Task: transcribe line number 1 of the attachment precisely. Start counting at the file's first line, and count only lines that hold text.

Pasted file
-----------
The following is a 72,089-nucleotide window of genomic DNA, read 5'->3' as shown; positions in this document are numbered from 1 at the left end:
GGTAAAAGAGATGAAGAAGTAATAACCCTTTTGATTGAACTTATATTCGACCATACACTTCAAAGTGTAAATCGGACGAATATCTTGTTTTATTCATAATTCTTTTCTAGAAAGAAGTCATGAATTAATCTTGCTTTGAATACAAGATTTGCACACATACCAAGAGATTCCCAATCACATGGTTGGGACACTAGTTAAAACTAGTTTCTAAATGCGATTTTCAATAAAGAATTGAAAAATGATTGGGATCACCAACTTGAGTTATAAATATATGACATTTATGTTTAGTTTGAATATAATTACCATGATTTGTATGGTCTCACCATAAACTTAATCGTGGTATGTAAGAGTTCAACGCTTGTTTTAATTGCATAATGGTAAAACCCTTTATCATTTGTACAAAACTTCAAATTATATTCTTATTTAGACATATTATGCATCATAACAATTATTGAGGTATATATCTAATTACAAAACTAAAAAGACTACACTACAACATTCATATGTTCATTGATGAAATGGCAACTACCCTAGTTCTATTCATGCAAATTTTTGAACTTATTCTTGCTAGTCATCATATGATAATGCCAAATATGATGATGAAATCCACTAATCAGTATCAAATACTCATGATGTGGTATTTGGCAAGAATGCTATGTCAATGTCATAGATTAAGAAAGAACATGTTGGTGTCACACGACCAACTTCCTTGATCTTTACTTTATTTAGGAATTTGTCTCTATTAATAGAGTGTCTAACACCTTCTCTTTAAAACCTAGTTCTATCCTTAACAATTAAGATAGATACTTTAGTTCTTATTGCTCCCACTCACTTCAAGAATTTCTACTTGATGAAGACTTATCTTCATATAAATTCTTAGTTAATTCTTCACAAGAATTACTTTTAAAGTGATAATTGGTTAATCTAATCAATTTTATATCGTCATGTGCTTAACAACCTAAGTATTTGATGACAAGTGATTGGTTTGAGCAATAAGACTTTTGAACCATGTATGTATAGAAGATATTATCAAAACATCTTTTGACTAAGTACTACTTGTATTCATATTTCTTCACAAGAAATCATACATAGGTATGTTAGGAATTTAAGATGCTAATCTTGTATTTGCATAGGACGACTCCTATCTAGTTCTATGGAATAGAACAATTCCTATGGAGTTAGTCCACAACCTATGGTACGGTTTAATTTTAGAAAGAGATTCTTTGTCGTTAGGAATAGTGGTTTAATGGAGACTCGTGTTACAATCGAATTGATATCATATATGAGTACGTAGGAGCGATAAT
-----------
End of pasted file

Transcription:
The following is a 72,089-nucleotide window of genomic DNA, read 5'->3' as shown; positions in this document are numbered from 1 at the left end: